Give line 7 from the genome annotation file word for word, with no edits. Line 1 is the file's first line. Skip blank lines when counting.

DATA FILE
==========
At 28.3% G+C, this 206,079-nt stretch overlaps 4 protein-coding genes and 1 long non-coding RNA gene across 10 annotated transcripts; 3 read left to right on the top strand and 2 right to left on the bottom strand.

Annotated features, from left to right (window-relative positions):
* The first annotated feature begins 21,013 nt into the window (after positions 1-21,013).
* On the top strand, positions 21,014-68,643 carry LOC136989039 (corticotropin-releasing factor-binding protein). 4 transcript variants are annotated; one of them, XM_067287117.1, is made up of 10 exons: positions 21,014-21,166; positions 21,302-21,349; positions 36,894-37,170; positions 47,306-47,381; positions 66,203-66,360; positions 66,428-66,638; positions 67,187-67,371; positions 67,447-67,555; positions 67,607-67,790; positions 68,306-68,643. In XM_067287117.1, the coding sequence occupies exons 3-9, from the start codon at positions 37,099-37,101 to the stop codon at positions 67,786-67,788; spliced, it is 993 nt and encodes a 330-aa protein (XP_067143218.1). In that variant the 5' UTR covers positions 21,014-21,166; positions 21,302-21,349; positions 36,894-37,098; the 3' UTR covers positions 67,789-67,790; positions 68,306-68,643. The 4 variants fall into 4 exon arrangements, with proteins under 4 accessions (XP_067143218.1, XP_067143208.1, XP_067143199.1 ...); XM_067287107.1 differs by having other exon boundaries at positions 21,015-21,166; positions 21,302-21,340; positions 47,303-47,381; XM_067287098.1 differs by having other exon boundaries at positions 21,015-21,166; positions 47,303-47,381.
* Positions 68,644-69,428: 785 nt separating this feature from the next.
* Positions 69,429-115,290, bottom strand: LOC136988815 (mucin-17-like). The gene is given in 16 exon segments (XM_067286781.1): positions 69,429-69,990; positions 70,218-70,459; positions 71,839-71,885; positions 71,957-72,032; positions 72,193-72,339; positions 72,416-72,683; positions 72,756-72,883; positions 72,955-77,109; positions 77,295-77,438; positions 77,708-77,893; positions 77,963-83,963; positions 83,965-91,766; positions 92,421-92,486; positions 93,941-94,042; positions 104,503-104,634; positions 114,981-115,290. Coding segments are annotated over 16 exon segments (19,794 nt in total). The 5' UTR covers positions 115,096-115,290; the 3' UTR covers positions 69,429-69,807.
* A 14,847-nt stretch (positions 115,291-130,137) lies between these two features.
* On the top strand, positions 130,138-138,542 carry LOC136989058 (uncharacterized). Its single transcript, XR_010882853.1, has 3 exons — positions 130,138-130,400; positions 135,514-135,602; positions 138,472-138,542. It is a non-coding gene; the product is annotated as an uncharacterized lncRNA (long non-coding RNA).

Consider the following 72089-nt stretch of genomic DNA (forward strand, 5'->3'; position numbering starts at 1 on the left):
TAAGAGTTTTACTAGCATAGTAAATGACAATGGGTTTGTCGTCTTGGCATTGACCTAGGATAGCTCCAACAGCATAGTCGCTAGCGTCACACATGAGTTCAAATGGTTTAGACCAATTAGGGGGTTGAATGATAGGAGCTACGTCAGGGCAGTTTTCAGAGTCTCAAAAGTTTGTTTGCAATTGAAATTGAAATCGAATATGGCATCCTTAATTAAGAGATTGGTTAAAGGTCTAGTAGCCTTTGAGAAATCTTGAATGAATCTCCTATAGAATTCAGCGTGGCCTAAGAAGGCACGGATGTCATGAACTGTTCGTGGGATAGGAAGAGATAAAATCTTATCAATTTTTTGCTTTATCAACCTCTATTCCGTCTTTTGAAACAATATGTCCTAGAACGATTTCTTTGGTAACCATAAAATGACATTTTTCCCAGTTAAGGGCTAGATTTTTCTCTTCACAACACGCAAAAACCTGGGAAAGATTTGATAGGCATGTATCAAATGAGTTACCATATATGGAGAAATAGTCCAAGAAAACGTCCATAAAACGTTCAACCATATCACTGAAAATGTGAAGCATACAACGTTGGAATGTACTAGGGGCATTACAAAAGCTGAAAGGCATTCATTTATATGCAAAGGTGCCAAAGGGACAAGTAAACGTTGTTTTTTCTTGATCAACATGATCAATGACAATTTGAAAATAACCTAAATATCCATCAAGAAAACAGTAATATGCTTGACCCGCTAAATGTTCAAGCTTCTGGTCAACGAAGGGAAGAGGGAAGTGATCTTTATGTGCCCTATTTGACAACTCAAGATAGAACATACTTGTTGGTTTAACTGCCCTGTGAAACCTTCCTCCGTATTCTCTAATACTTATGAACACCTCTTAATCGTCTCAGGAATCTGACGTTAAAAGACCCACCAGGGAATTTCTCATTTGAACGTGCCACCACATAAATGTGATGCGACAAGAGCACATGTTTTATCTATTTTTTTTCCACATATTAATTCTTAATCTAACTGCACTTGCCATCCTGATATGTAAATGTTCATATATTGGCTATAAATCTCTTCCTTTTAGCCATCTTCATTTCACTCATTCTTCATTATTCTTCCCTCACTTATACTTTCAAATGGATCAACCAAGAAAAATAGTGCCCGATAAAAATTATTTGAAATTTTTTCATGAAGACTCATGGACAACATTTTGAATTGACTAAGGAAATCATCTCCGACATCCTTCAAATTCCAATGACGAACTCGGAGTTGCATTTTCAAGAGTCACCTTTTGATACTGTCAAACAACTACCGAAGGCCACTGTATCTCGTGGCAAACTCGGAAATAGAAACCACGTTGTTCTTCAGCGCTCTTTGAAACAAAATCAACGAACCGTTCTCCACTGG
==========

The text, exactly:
* A 14,847-nt stretch (positions 115,291-130,137) lies between these two features.